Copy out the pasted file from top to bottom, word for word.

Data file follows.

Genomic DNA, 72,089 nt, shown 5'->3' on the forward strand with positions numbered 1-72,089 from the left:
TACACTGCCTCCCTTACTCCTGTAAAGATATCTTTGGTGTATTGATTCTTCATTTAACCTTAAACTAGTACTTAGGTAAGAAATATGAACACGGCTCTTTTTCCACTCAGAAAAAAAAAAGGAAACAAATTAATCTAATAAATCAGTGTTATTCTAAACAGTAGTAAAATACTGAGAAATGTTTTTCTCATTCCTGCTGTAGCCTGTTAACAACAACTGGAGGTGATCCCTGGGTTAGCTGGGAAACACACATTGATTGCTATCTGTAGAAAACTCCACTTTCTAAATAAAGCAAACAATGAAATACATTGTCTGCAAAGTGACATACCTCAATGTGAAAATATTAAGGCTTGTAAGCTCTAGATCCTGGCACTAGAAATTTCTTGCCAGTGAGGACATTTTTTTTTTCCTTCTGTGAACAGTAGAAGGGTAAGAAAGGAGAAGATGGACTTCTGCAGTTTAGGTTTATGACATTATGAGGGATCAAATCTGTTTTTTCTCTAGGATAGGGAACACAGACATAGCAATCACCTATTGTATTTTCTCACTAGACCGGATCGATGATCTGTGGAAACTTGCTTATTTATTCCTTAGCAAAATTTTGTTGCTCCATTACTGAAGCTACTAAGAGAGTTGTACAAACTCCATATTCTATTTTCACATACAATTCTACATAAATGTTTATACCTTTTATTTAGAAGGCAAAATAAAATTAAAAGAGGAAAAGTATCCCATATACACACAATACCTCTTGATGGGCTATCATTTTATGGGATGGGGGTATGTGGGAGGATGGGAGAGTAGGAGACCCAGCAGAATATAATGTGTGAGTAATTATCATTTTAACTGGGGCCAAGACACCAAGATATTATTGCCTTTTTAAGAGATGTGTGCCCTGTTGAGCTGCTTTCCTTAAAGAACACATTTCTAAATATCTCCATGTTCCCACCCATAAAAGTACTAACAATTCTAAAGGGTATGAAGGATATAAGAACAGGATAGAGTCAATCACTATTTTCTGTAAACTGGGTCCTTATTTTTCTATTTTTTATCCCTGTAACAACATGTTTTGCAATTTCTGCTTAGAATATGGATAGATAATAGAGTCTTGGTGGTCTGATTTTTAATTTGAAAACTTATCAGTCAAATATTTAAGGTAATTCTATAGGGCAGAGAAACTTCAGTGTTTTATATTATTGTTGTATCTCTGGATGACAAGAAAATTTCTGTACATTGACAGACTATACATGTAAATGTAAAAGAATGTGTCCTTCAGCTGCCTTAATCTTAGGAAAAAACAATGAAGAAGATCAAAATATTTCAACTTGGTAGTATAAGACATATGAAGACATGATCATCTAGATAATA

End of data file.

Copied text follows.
Genomic DNA, 72,089 nt, shown 5'->3' on the forward strand with positions numbered 1-72,089 from the left:
TACACTGCCTCCCTTACTCCTGTAAAGATATCTTTGGTGTATTGATTCTTCATTTAACCTTAAACTAGTACTTAGGTAAGAAATATGAACACGGCTCTTTTTCCACTCAGAAAAAAAAAAGGAAACAAATTAATCTAATAAATCAGTGTTATTCTAAACAGTAGTAAAATACTGAGAAATGTTTTTCTCATTCCTGCTGTAGCCTGTTAACAACAACTGGAGGTGATCCCTGGGTTAGCTGGGAAACACACATTGATTGCTATCTGTAGAAAACTCCACTTTCTAAATAAAGCAAACAATGAAATACATTGTCTGCAAAGTGACATACCTCAATGTGAAAATATTAAGGCTTGTAAGCTCTAGATCCTGGCACTAGAAATTTCTTGCCAGTGAGGACATTTTTTTTTTCCTTCTGTGAACAGTAGAAGGGTAAGAAAGGAGAAGATGGACTTCTGCAGTTTAGGTTTATGACATTATGAGGGATCAAATCTGTTTTTTCTCTAGGATAGGGAACACAGACATAGCAATCACCTATTGTATTTTCTCACTAGACCGGATCGATGATCTGTGGAAACTTGCTTATTTATTCCTTAGCAAAATTTTGTTGCTCCATTACTGAAGCTACTAAGAGAGTTGTACAAACTCCATATTCTATTTTCACATACAATTCTACATAAATGTTTATACCTTTTATTTAGAAGGCAAAATAAAATTAAAAGAGGAAAAGTATCCCATATACACACAATACCTCTTGATGGGCTATCATTTTATGGGATGGGGGTATGTGGGAGGATGGGAGAGTAGGAGACCCAGCAGAATATAATGTGTGAGTAATTATCATTTTAACTGGGGCCAAGACACCAAGATATTATTGCCTTTTTAAGAGATGTGTGCCCTGTTGAGCTGCTTTCCTTAAAGAACACATTTCTAAATATCTCCATGTTCCCACCCATAAAAGTACTAACAATTCTAAAGGGTATGAAGGATATAAGAACAGGATAGAGTCAATCACTATTTTCTGTAAACTGGGTCCTTATTTTTCTATTTTTTATCCCTGTAACAACATGTTTTGCAATTTCTGCTTAGAATATGGATAGATAATAGAGTCTTGGTGGTCTGATTTTTAATTTGAAAACTTATCAGTCAAATATTTAAGGTAATTCTATAGGGCAGAGAAACTTCAGTGTTTTATATTATTGTTGTATCTCTGGATGACAAGAAAATTTCTGTACATTGACAGACTATACATGTAAATGTAAAAGAATGTGTCCTTCAGCTGCCTTAATCTTAGGAAAAAACAATGAAGAAGATCAAAATATTTCAACTTGGTAGTATAAGACATATGAAGACATGATCATCTAGATAATA